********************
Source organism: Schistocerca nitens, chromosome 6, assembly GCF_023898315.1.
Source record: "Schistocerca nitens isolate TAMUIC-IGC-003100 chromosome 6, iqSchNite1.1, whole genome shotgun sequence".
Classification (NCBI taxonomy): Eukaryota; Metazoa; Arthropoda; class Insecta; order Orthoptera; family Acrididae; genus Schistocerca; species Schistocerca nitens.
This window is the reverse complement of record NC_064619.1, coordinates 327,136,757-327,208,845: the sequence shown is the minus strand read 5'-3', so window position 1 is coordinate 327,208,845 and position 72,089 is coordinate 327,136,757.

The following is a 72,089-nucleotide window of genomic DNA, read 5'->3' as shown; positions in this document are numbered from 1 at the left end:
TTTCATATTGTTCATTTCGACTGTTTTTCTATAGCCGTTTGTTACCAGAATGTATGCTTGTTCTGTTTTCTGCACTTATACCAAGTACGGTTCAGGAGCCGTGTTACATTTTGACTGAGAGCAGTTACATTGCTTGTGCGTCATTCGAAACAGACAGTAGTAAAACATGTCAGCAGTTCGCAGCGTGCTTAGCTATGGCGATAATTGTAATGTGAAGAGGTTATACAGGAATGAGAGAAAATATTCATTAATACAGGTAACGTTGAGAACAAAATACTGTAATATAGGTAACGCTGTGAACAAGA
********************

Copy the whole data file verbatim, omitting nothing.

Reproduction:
Source organism: Schistocerca nitens, chromosome 6, assembly GCF_023898315.1.
Source record: "Schistocerca nitens isolate TAMUIC-IGC-003100 chromosome 6, iqSchNite1.1, whole genome shotgun sequence".
Classification (NCBI taxonomy): Eukaryota; Metazoa; Arthropoda; class Insecta; order Orthoptera; family Acrididae; genus Schistocerca; species Schistocerca nitens.
This window is the reverse complement of record NC_064619.1, coordinates 327,136,757-327,208,845: the sequence shown is the minus strand read 5'-3', so window position 1 is coordinate 327,208,845 and position 72,089 is coordinate 327,136,757.

The following is a 72,089-nucleotide window of genomic DNA, read 5'->3' as shown; positions in this document are numbered from 1 at the left end:
TTTCATATTGTTCATTTCGACTGTTTTTCTATAGCCGTTTGTTACCAGAATGTATGCTTGTTCTGTTTTCTGCACTTATACCAAGTACGGTTCAGGAGCCGTGTTACATTTTGACTGAGAGCAGTTACATTGCTTGTGCGTCATTCGAAACAGACAGTAGTAAAACATGTCAGCAGTTCGCAGCGTGCTTAGCTATGGCGATAATTGTAATGTGAAGAGGTTATACAGGAATGAGAGAAAATATTCATTAATACAGGTAACGTTGAGAACAAAATACTGTAATATAGGTAACGCTGTGAACAAGA